Working in TV is a completely different experience for a composer than writing in pursuit of your own inspiration. For Joel, this has been incredibly stimulating. “I really dug the collaborative nature of being part of a big machine. I think it’s fascinating to work closely with editors, directors, producers, and others involved toward an amazing product together. I witnessed a lot of this whilst playing guitar for the legendary Murray Grindlay and Murray Mcnabb. My interest was piqued, and so here I am today.”
And it has also been one of the challenging parts of the job. “The other big challenge is to forget anything is about you. A film & TV composer is part of a big machine working towards a much bigger picture than your music. Forgetting everything you think you know, and taking direction from a multitude of sources, and turning it into music that is not your signature sound, or even remotely resembling any music you have made before is a challenge, but a greatly rewarding one also.”
As the composer for a TV series, Joel is responsible for writing and developing all aspects of the music. It can be easy to underestimate the amount of work that goes into creating the perfect aural experience to fit the mood for each individual scene. He has had to learn how to make music that speaks to an incredibly wide variety of audiences, and often audiences that he himself does not understand. Joel explains, “I see and hear music from 38 years of making it” which means that when making music for other people “you need to greatly up-skill yourself in understanding why they like a certain tone or melody, or why they might love that song that has become your pet hate. What is it that they hear that you can’t?”
It is this seeking to understand audiences and create soundtracks that really speak to people that drives Joel. He has committed to making music that will bring the most value to the viewer's experience watching a show. “I believe I have been put here to make the most incredible soundtracks that I possibly can. So I should not waste my given talents on average dribble, but do my utmost to fulfil the brief, or heighten the scene, or tweak that emotion, or make those viewers weep, always as best as I can muster.”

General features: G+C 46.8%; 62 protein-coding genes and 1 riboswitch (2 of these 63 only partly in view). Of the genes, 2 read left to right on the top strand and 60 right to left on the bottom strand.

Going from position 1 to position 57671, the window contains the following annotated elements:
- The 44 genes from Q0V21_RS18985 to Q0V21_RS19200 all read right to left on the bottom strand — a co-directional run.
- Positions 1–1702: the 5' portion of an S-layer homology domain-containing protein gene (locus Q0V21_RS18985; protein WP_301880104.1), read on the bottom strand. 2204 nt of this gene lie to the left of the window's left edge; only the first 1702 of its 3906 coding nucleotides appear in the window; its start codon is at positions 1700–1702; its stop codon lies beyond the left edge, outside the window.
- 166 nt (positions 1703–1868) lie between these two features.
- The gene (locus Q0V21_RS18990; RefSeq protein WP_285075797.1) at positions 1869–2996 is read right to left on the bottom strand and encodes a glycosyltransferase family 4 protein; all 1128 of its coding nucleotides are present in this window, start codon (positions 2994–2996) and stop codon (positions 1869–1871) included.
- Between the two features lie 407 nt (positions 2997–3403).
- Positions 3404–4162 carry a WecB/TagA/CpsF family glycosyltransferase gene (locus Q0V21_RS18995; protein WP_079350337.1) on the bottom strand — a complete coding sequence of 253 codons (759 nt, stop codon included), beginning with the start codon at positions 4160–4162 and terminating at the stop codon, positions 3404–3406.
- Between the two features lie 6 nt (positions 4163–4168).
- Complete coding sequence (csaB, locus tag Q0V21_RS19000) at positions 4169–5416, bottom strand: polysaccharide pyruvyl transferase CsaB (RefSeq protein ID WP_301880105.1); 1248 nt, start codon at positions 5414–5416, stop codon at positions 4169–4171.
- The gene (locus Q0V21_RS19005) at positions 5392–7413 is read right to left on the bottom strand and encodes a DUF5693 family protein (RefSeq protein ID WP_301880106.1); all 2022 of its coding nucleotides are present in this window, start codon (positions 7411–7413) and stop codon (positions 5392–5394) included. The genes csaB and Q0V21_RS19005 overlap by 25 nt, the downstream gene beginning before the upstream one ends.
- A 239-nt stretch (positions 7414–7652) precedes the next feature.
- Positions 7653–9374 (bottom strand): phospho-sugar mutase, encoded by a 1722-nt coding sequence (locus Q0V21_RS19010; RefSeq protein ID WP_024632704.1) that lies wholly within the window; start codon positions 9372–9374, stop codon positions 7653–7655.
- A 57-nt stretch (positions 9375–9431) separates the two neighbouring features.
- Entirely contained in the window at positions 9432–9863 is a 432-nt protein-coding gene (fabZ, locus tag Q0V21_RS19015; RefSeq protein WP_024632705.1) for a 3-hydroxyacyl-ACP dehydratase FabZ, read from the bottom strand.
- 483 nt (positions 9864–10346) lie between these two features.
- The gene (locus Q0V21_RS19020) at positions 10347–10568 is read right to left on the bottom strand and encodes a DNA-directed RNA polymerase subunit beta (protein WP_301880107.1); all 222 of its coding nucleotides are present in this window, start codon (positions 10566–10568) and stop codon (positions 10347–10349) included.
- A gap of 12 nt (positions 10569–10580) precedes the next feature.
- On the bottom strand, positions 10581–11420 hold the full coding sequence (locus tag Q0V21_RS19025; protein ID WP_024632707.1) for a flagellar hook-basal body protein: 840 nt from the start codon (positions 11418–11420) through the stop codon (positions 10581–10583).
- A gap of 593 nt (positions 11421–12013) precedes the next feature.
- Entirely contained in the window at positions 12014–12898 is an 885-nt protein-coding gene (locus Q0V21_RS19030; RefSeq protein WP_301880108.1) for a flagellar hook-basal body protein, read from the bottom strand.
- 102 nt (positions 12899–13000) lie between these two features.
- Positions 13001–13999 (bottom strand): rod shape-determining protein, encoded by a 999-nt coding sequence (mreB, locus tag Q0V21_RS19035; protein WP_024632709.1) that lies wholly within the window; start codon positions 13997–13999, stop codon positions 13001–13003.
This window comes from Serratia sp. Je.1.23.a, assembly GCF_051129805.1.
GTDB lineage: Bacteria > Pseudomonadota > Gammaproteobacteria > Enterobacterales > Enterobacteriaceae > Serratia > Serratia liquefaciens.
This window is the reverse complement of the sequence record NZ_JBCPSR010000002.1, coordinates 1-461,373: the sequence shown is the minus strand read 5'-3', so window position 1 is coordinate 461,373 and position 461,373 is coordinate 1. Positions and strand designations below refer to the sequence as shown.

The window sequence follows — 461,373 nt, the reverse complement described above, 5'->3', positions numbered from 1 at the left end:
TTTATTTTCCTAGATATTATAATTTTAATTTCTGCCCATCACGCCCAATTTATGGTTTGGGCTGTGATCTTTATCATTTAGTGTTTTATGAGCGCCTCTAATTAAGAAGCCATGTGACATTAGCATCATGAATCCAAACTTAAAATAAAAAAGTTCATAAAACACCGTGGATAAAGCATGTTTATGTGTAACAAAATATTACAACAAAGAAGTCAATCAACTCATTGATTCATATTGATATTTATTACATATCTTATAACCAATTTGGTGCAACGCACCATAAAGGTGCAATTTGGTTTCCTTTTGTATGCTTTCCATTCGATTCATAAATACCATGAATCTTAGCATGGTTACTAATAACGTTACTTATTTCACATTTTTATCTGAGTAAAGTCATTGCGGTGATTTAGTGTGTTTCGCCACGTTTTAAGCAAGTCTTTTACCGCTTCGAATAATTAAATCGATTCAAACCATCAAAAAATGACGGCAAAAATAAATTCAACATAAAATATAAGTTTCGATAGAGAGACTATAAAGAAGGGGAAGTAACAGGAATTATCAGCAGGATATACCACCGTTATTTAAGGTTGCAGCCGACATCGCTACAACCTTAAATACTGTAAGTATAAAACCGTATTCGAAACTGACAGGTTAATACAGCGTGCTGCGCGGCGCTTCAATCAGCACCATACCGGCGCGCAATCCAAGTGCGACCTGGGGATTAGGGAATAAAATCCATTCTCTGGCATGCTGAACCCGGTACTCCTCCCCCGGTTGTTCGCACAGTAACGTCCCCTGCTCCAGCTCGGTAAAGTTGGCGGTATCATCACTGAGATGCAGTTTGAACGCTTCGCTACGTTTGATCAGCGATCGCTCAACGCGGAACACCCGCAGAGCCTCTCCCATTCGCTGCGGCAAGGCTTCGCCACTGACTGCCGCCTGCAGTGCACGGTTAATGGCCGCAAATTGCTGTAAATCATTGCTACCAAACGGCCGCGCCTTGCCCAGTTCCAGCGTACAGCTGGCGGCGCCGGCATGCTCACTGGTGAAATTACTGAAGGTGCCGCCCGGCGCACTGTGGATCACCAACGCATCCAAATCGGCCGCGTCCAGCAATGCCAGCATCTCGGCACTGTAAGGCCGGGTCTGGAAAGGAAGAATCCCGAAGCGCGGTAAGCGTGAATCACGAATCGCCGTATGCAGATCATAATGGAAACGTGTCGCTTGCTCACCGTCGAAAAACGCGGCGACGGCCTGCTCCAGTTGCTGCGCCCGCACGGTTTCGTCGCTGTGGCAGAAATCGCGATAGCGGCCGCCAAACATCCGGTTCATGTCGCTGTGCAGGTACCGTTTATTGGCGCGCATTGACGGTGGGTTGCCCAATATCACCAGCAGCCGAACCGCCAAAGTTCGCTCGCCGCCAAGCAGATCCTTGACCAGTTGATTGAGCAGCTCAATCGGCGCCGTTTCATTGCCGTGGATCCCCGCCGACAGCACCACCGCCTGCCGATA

Joel believes that he is “unbelievably fortunate” to have a successful career as a composer. His advice to others is to “always, hopefully do the most groundbreaking unbelievable, incredible and amazing job every single time you do anything! And do it because you love it and believe it to be your reason for being on earth.” He says that it is important when writing for others to not get too caught up on “thinking the client wants safe sounding music to sell safe products, or the producer doesn’t want to challenge the viewer too much as it may result in less bums on seats/ or ratings.” While it is not possible or relevant with every job, Joel says the risk is worth it when you can because it “at least shows you are willing and capable of pushing sonic boundaries [and] makes life more interesting.”